House prices have grown at their fastest annual rate since June 2021 due to high demand and low supply, according to Nationwide building society. The lender today revealed that prices have rocketed by 11.2% year-on-year in January, while Lloyds Bank has launched its cheapest ever 10 year mortgage this week.
With interest rates expected to continue to climb in the coming weeks and months, it’s important to know all the top tips and tricks when it comes to saving. Luckily, the mortgage experts at money.co.uk have put together a quick and easy guide for potential homeowners.
James Andrews, Senior Personal Finance Editor at money.co.uk, said: “With interest rates soaring and the cost of living rising fast too, saving for a deposit is harder than ever. But the good news is that there are several schemes designed to help, which you should make the most of in order to maximise your chances of getting on the property ladder in 2022.
“One particularly good option is the Lifetime ISA, which gives you a 25% bonus on savings of up to £4,000 a year if you use the savings to buy your first home, meaning you can benefit to the tune of £1,000 annually.
“Other schemes and mortgage types that can help you buy your first home include: The Help to Buy scheme, The Right to Buy scheme, Guarantor mortgages, Shared Ownership mortgages and First Time Buyer mortgages.
“When it comes to putting your money away, it is usually easier to save a deposit by keeping money in a separate account so you can track it. Saving your money in the right account can boost your deposit fund because it will pay more interest if it has a higher rate.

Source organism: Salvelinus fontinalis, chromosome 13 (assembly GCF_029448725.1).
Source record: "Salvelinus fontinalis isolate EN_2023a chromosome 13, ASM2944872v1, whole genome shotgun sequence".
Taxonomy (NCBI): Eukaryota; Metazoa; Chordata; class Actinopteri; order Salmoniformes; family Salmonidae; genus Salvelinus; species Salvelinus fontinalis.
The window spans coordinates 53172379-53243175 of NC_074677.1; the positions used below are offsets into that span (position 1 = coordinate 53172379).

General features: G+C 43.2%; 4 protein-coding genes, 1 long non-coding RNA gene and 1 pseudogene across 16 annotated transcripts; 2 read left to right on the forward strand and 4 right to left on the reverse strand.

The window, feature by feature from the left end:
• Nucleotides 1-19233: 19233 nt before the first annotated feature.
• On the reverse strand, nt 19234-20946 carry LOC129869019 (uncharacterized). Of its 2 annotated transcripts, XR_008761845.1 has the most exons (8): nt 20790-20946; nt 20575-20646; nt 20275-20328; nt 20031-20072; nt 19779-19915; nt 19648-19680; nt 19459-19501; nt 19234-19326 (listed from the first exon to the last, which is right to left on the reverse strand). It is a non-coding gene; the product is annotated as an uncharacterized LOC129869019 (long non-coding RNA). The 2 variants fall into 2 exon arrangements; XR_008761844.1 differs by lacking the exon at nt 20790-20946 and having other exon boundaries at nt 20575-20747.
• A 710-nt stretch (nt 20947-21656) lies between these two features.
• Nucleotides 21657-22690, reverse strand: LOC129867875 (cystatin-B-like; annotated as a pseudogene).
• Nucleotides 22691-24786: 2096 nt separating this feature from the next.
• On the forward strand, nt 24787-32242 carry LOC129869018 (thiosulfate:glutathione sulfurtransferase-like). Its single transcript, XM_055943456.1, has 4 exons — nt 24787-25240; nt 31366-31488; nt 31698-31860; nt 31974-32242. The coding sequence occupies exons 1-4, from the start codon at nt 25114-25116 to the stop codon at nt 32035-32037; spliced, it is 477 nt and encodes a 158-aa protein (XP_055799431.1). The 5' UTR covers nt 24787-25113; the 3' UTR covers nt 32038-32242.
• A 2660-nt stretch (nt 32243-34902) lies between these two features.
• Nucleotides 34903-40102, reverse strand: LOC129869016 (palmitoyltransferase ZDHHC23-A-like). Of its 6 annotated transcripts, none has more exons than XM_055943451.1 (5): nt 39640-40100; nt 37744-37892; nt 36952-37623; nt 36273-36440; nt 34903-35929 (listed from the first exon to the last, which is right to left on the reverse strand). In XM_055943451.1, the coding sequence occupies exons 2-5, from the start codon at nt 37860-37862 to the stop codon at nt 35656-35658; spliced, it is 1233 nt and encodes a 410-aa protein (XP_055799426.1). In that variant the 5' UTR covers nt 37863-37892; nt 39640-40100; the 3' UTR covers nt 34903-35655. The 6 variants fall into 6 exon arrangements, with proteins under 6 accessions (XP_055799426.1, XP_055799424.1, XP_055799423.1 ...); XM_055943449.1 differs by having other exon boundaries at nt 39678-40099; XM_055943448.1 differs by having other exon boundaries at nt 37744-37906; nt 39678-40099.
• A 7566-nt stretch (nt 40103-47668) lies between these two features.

“Options include regular savings accounts, which often have some of the highest interest rates as long as you pay in a set amount each month, and fixed rate savings accounts, which guarantee their interest rates for a period of three months to seven years.
“Next, you need to work out how much you need to save in order to get on the ladder. A 10% deposit will give you a wide choice of mortgage providers, which means that you’d need to put down £20,000 on a £200,000 property.
“Some lenders offer 5% mortgages, meaning you can put down less money up front, but that the interest rate will be higher. So, if you can, it’s best to save as much as possible before committing to a mortgage.
“Remember, when you’re saving to buy a property, your deposit isn’t the only large expense. Legal fees, removals fees, mortgage fees, the cost of furnishing your home and more can add thousands on to the real-world cost of buying a property, so make sure you have some cash put aside beyond the amount of your deposit.
“To compare mortgage deals from all the top providers, use money.co.uk’s handy comparison tool here: https://www.money.co.uk/mortgages.htm.”
James has spent the past 15 years writing and editing personal finance news, specialising in consumer rights, pensions, insurance, property and investments - picking up a series of awards for his journalism along the way.